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## New answers tagged fluid-dynamics

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The milk is a thick liquid (more viscous than water). When it boils the bubbles formed don't break as quickly as they do in water. This means more bubble form which take up room in the pot and this causes the milk to boil over. Water rises, too, just not as much since the bubble break more quickly.

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The direction of the Resultant force $R$ is always dependent on the direction of the $V\infty$ But however, the direction/orientation of the Normal force $N$ is dependent on the orientation of the body itself ($N$ is perpendicular to the body and axial force $A$ is parallel to the body.) In the above case, since there is not much of surface interaction, ...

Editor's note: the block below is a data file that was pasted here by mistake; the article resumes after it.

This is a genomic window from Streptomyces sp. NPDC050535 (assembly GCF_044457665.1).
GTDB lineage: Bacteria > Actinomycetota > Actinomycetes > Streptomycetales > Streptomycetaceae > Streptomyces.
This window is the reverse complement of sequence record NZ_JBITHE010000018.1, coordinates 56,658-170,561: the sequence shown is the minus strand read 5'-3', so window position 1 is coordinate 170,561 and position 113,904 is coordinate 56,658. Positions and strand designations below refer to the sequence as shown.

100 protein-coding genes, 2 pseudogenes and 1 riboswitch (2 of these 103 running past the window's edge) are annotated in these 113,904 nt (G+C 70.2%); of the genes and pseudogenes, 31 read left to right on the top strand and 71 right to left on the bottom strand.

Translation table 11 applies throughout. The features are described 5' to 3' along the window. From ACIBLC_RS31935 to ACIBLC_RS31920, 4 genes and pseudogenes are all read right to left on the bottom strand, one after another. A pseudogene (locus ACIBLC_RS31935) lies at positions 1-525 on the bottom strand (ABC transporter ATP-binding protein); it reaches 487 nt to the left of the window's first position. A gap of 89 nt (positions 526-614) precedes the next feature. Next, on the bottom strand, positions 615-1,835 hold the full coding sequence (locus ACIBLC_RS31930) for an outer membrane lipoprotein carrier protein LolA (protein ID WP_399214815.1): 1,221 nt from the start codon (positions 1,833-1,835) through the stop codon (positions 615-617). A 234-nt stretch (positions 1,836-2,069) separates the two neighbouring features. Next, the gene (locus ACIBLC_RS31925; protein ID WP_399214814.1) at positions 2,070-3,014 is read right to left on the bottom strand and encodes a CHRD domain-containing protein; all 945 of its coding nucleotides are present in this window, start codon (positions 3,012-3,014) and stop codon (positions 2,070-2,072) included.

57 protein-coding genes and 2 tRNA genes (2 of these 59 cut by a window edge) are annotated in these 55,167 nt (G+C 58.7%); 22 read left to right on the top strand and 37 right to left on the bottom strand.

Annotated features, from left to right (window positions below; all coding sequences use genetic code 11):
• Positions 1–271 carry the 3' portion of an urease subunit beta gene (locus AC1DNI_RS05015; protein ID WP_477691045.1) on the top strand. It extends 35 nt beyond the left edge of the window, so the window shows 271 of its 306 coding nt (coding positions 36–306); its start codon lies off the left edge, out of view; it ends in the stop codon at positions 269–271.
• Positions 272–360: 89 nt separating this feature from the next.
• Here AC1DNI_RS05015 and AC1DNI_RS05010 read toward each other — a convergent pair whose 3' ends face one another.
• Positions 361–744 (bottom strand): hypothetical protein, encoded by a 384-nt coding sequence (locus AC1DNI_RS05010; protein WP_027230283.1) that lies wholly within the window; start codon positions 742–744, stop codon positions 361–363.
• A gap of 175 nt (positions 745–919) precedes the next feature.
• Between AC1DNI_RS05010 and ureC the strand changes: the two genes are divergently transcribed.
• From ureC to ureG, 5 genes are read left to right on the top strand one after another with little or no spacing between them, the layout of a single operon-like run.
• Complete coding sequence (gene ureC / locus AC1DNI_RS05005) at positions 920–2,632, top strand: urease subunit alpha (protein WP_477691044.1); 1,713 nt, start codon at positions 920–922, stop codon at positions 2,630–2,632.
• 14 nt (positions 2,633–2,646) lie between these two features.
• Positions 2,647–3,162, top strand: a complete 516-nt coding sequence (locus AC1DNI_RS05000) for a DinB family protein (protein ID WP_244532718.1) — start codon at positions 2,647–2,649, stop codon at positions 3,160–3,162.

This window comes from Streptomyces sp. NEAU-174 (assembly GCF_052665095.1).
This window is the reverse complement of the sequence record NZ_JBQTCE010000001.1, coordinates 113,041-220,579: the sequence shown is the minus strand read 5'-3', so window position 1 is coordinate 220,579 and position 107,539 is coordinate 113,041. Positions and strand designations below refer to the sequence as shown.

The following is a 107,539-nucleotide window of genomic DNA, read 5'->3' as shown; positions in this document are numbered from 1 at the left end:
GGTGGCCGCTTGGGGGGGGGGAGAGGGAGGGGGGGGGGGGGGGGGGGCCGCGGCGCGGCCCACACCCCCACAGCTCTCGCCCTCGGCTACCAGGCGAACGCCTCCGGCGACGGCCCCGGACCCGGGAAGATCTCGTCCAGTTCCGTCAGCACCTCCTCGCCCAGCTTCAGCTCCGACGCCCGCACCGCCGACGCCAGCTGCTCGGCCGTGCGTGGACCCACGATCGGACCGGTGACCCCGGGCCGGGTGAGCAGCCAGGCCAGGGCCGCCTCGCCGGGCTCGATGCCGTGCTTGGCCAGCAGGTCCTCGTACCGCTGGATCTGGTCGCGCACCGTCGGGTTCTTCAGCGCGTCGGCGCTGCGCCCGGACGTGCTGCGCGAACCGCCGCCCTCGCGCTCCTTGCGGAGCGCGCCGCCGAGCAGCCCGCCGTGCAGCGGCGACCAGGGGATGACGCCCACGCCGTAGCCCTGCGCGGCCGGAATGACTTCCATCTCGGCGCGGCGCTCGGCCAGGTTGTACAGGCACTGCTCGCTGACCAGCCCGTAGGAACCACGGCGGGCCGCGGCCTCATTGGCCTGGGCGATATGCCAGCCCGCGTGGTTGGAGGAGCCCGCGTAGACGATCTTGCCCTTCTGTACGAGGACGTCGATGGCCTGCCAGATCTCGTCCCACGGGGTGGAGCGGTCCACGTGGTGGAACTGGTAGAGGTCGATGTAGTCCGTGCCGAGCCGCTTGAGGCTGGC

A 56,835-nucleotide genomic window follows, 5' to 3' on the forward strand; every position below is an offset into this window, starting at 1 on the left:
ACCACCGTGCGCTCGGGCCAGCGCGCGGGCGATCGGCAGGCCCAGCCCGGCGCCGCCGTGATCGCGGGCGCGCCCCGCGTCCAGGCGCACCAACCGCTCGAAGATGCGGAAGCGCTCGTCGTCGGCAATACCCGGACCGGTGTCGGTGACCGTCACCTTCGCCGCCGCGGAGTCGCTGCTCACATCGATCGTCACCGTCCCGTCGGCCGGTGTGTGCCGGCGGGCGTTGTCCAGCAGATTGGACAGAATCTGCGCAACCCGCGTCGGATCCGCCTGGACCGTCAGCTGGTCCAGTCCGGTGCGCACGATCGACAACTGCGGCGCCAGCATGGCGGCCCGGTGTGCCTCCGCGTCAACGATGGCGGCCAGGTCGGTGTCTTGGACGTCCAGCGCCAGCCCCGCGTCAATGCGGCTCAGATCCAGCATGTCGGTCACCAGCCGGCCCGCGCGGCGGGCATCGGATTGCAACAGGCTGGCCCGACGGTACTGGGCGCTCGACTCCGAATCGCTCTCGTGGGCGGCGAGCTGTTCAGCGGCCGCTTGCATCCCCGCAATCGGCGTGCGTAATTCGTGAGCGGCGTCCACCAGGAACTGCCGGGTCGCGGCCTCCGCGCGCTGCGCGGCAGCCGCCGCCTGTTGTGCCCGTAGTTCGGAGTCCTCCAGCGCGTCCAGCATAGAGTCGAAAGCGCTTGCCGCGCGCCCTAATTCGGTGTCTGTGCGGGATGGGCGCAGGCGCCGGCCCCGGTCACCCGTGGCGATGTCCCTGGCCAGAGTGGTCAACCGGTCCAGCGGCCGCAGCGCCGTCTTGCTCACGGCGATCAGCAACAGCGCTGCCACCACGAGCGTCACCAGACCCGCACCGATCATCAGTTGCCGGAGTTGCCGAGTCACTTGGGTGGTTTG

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Let there be given an $n$-dimensional manifold $(M,\nabla)$ endowed with a connection $\nabla$. [In particular, we do not assume that the manifold $M$ is equipped with a metric tensor.] Let there be given a curve $\gamma:\mathbb{R}\to M$. Here the reader should think of $\mathbb{R}$ and $M$ as time and space, respectively. If $f: M\times \mathbb{R}\to ... 2 You correctly identify the residual velocity of the water after bouncing off the bucket as a critical parameter in the calculation. Where you go wrong is in assuming that you can assign any value you want to it. If your bucket's bottom was shaped in such a way as to "turn around" the water jet hitting it, then you would have the maximum possible momentum ... 3 You've pretty much answered your own question; you've motivated it and derived the expression, just with a different notation. To rephrase what you've said: the material derivative is the derivative along the path defined by the integral curves of$\vec{u}$. This is useful because this is the path taken by a small element of the fluid. As a motivating ... 0 You have to think according to the situation. Consider a tank with high pressure, if we open the tap means water flows with high velocity and eventually after sometime the velocity will start to reduce because of pressure is decreasing accordingly. Velocity and pressure is directly proportional. 0 I'm not quite sure if this correct, but I think you can solve this with an energy balance, the equation of state and the mass flow: Assuming$\dot{v}$is zero, no losses in the pipe: $$\dot{E}_{kin}=\frac{1}{2} \dot{m} v^2$$ $$\dot{m}=\rho A V$$ $$P = \rho R T$$ Substitute them, and evaluate them for both the incoming and outgoing location(s) On second ... 0 You are right, difference in the bounds of the integrals represents the difference between the Eulerian and Lagrangian perspectives. The Lagrangian frame of reference follows a volume of fluid, so Newton's laws can be directly applied. However, the bounding surfaces of the volume can change over time. This makes it difficult to actually apply the ... 1 Short answer: I think the notation is the main problem here. In your second equation, the LHS$\rho\mathbf{u}$is a function of$\mathbf{x}_0$and$t$, while your RHS$\rho\mathbf{u}$is a function of$\mathbf{x}$and$t$. The subtle difference is that$\mathbf{x}_0$should be treated as a particle label, not an actual position. As you suspected, the ... 3 If$V = \frac{m}{\rho}$,$dV = \frac{m}{d\rho}$This is the source of your error. You can re-write the above as$\rho V = m$, and this yields$\rho dV + Vd\rho = 0$, or$V \frac d {dV} = -\rho\frac d {d\rho}\,$as a differential operator. This leads directly to the alternate form for the bulk modulus$B = \rho \frac{dP}{d\rho}$. Being a bit more ... 3 You have to use the differentials properly: If$V = \frac{m}{\rho}$, then $$\mathrm{d}V = \frac{\partial V}{\partial \rho}\mathrm{d}\rho = -\frac{m}{\rho^2}\mathrm{d}\rho$$ 3 The latter is definitely more standard because suppose you have a collection of different particles (e.g.,$H_2O$and$H_2O_2$). The masses of the individual molecules are different, but over an infinitesimal volume, the density could be taken as an average value. I suppose, since$dV$is an infinitesimal, then$\rho dV=m$and the two pictures are ... 14 Suppose you have a spherical particle being pushed up a slope of angle$\theta$by the current: Assume that the system is dominated by inertial forces not viscous forces, in which case the force on the particle is equal to the momentum change per second of the fluid striking it. If the flow velocity is$v$then the amount of water hitting the particle per ... 0 In a viscous fluid the shear stress is proportional to the velocity gradient.$\sigma=\eta \frac{dv}{dy}$where$\eta$is the viscosity, and$v$is the fluid speed at right angles to the$y$axis. Therefore as the small distance$dy$tends to zero, the change of fluid speed$dv$also tends to zero, for any non-zero viscosity. Let us now follow Navier ... 0 Non-turbulent flow through a pipe of radius$r$is proportional to the cross section$\pi r^2$times the average flow velocity. The latter is proportional to the time$t$it takes for the momentum in the fluid to diffuse to the wall:$t \approx (1/\nu) r^2$. Here$\nu$is the kinematic viscosity ($\eta/\rho$). It follows that the flux (area times velocity) ... 0 Usually we think of friction as something like this (not a formal definition, but I think it's close enough to be understood as "friction"): when two objects move past one another and are in contact, the differential velocity between them leads to a force we call "friction" At the boundary between a liquid and a solid, if we permit a different velocity ... 0 Laplace law will give you the curvature of the surface for a given pressure in the film, which you can integrate to get the shape... provided you know the volume of fluid that remains in the slit. I believe the volume of fluid itself will be dependent on the dynamics of the process of getting the frame out of the water, and also on the frame itself: its ... 3 Edit: The original explanation focused on the vortex production. For a description of what's happening when the vortex breaks off into child vortices, I've added this new section. The breakup of a single vortex ring into many smaller rings looks sounds like it should be driven by an azimuthal instability. Indeed, under certain conditions, azimuthal waves ... 1 Yes, forces are exerted at the molecular level that have macroscopic effects. This is what thermodynamics is all about. If you hold a sheet of tissue paper in the middle of a gas-filled box, molecules of gas on one side are constantly bouncing off it, creating a force (pressure). Molecules on the other side are also doing so, so the tissue doesn't move. ... 1 This is a wild-ass guess. You understand why the lemon drops form into a "smoke ring". OK so far. My guess is that after a while, this coherent structure falls apart, just like nice laminar smoke going up from a candle does after some distance. This is based on the Reynolds number. Roughly when that distance is exceeded, the smoke ring structure ... 0 I don't know much about fluid mechanics, but I think this can be answered by remembering that everything we can touch/see is three dimensional on some scale. A two dimensional object would be infinitely thin if we could see its side. I don't know about in the higher-level physics (When you talk about superstrings etc. Which can exist in several dimensions, ... 1 Assumptions: The hole is in the region below the air pocket (so water, not air, is leaking) Air pocket volume is$V_p$when the pressure is$P$Isothermal process (slow expansion: temperature constant) Volume of container doesn't change with pressure (probably not true… - this will underestimate the leakage rate) you can write the rate of change of the ... 1 Everything depends on the size of the air pocket, since you can treat the water as incompressible. As water is lost, the air pocket expands, lowering the pressure. If the air pocket is large, it takes a lot of water loss to lower the pressure a certain amount. If the air pocket is small, the pressure will be very sensitive to loss of water. Check out ... 1 The usual integral for the divergence of the velocity field is over a volume. Since$u$does not depend on$y$and$v$does not depend on$x, we have \begin{align} \int_V \left(\nabla\cdot \vec{U}\right) \mathrm{d}V & = \iint \left(\frac{\partial u}{\partial x} + \frac{\partial v}{\partial y}\right) \mathrm{d} x \mathrm{d} y \\ & = \iint ... 2 Bernoulli's equation does not require that the flow be irrotational, just inviscid. Let's consider a vortex filament, and denote its surface by S and volume by V. Using the identity you mentioned above, Euler's equation can be written as: \rho\frac{\partial \boldsymbol{u}}{\partial t} + ... 1 The area of the manometer tube makes no difference. All that matters is the difference in the heights of the two ends (labelledx$in your diagram). That's why pressure units like the torr exist that are (or rather were) defined as the pressure difference when the difference in height of a mercury manometer is 1mm. All that matters is the height difference. ... 5 It can be shown via simple dimensional analysis. We know that$[u]=m/s$, so just multiply by 1 in terms of an area: $$[u]=\frac{m}{s}\cdot\frac{m^2}{m^2}=\frac{m^3}{m^2\cdot s}=\color{red}{\frac{1}{m^2}}\cdot\color{blue}{\frac{m^3}{s}}$$ The blue term is the volumetric flow rate while the red term is the area, thus we have a volumetric flow rate per unit ... 3 You could express flow rate as a velocity. But if you want to have a quick measure of how much material flows through (for example) a pipe, you need to know both the velocity and the area - a quick diagram shows you that velocity x area = volume that passes through the area per unit time. So if $$v \cdot A = Vol/time$$ Then it follows that $$v = ... 0 Because of gravitational forces you liquid is at the bottom of both phases. A pressure gradient, due to those forces exist in both phases; the pressure increases linearly through bot fluid, with a discontinuous ramp at the interface liquid/gaz. So if you push down the piston, by increasing the volume you will modify the equilibrium point and so decrease ... 3 Before the discussion of a sphere, I would like to mention how the flow across a long cylinder (i.e. a circle in 2 dimensions) progresses (and why so) with an increase in Reynolds number (Re). Consider a flow across the cylinder in the creeping flow regime (Re\leq 1). This means that the inertial forces are low compared to the viscous forces. Consider ... 3 I'll answer the easy question first -- you are looking at it the right way. Now for the other question... it's really impossible to say that "most" flows are locally compressible. Although that's also a lie because every flow is compressible! Incompressibility is an approximation that makes the math easier, but even the slowest flows of air are technically ... 1 Interesting question. I suppose one should compare several scenarios Lie still Go forward - either straight, or hard to port, or hard to starboard Go in reverse The rate at which water enters the ship is (to first order) proportional to the pressure differential - lower the pressure and live longer. Maybe even long enough for the Carpathia to come and ... 1 I suggest the same answer for a different reason out of personal experience, as I am rather fussy: If you pour cold water first, when you pour warm water (unless the jet is powerful) it will stay above and the drink will have an unpleasant difference of temperature. If you pour warm water first, when you pour cold water it will sink to the bottom, creating ... 1 I think that it makes little difference... but anyway... You should pour the room-temperature water first, and then the cold water until you get the target temperature. Why? Because if you pour the cold water first, it will immediately start to warm. If you leave it enough time it will actually reach equilibrium at room temperature. So the amount of cold ... 2 First one can get killed even by coming in contact (with speed from high altitude) with the water surface, which at this speed and momentum it appears as a "block of cement" (or more correctly, develop high enough forces to break your bones as per @dmckee's comment). This depends what wil be the impact surface (that is why seals and olympic divers fall into ... 1 I propose the following order-of-magnitude, very rough line of reasoning. The rate of momentum escaping from the aperture is$$\frac{dp}{dt}=\rho\pi(D_2/2)^2 v^2,$$all in the horizontal direction. I assume that a fraction (1-\cos\theta) of the horizontal momentum will be lost by the fluid since the change of direction of its motion. This fraction of ... 1 I looked briefly at the Blandford and Thorne notes. The analogy between \omega and B appears to be mainly illustrative and not to be extended too far. (I don't see the reference to the analogy between E and \omega \times \bf{u} there at first glance, but it does not seem to be apt at all.) It seems to be intended to draw upon any previous intuition ... 2 The explanation is using an energy argument. That for the normal case of a submerged piece of wood, you can assume that if the wood and a parcel of water above it switch places, then the water (which is heavier/more massive) drops in the gravitational field releasing potential energy. This release is not offset by the rising wood since it is not as ... 3 If you neglect viscosity, Bernoulli's equation (just Navier-Stokes without frictional or stress terms) will get you into the ballpark:$$P_g + \frac{1}{2}\rho_g v_g^2 = P_a$$Where the g subscripts pertain to the gas and the a subscript to the ambient. The gas density \rho_g \equiv M / V is the ratio of the mass of gas (M) in the tank to the volume ... 1 When a pipe is bent the outside curve - what would be the longest path through the curve - has the highest pressure and the lowest speed. The inside curve - the shortest path through the curve - has the lowest pressure and the highest speed. In short, when the path of a fluid in steady-state flow bends, the pressure on the outside of the bend is always ... 0 Viscosity is the material's resistance to shearing stress. According to the Wikipedia entry, water has a viscosity that is exponential:$$ \mu\sim A\cdot10^{B/(T-C)} $$If we then look at the Navier-Stokes equations (which holds for Newtonian fluids, something grease is not (instead a non-Newtonian fluid)),$$ \rho\left(\color{blue}{\frac{\partial\mathbf ... 0 Indeed, "This of course goes a bit haywire at r=0". In fact the whole argument is just a trick to hide the fact that infinite vorticity has been inserted at the axis - see vortex. By stirring the tea you have introduced vorticity and hiding it in a singularity doesn't help. Nevertheless, "In the absence of external forces, a vortex usually evolves fairly ... 0 Ultimately, the Navier-Stokes equations explain this :) OK, that's not a useful answer: here's how they explain the phenomenon in some cases. Under steady state conditions for a fluid (inviscid, incompressible) that doesn't differ too much from a cup of tea, the Vorticity Transport Equation shows that the vorticity$\omega = \nabla \times \vec{v}(the curl ... 0 If I understand correctly, the cup itself doesn’t rotate. In normal conditions it implies that linear velocity of the liquid at the boundary (the cup’s wall) equals to 0 (search for “no-slip condition” in Web for explanations). This is the main reason why the liquid moves “quicker in the middle”. Also, if you stir your tea especially vigorously, you can ... 0 I am not sure the parameters you mentioned are enough. For example, in some viscous liquids, one can observe the Mössbauer effect, where gamma-ray absorption differs dramatically for the liquid and a single particle; therefore, even details of the nuclear spectra can be important. 1 how should I notate my bounds of integration? I guess you mean for this integral, passing to gauge pressure \begin{align} \int_{P_s(o,t)}^{P_s(L,t)}(P_s(x,t)+b) \ dP_s(x,t). \end{align} SinceP_s=P_g+P_a$, all you need to do is that change of variables. Besides,$dP_s=dP_g$because$P_a$is a constant. Also, there is no need to say$dP_s(x,t)$, since ... 1 The Jeans equations can be a bit tricky. Their simplest form (in cartesian coordinates, with no particular assumptions) is: $$\frac{\partial\nu}{\partial t}+\frac{\partial(\nu\bar{v_i})}{\partial x_i} = 0$$$$\nu\frac{\partial\bar{v_j}}{\partial t}+\nu\bar{v_i}\frac{\partial\bar{v_j}}{\partial x_i} = -\nu\frac{\partial\Phi}{\partial ... 0 In a fluid the molecules collide and interact randomly. As a consequence, local physical features typically dampen out over timescales of a few collisions. However, quantities that are conserved in collisions form an exception to this rule. Quantities such as mass and momentum can not be 'destroyed' and therefore do not dampen out over collision ... 6 Imagine two two trains side by side - one going faster than the other. Frictionless rails. Start shoveling coal from the slow train to the fast one, and from the fast to the slow one. Every shovel of coal results in a transfer of momentum - until the two trains move at the same speed. In the same way, when layers of liquid move past one another at different ... 5 Yes there is. Let's focus on the kinematic viscosity ($\nu\$), which is defined as the diffusion constant for momentum in the fluid. That is, it tells us how quickly a momentum disturbance would diffuse through the rest of the fluid. Or, in particular, it gives us the linear dependence on the mean square propagation of the momentum as a function of time, ...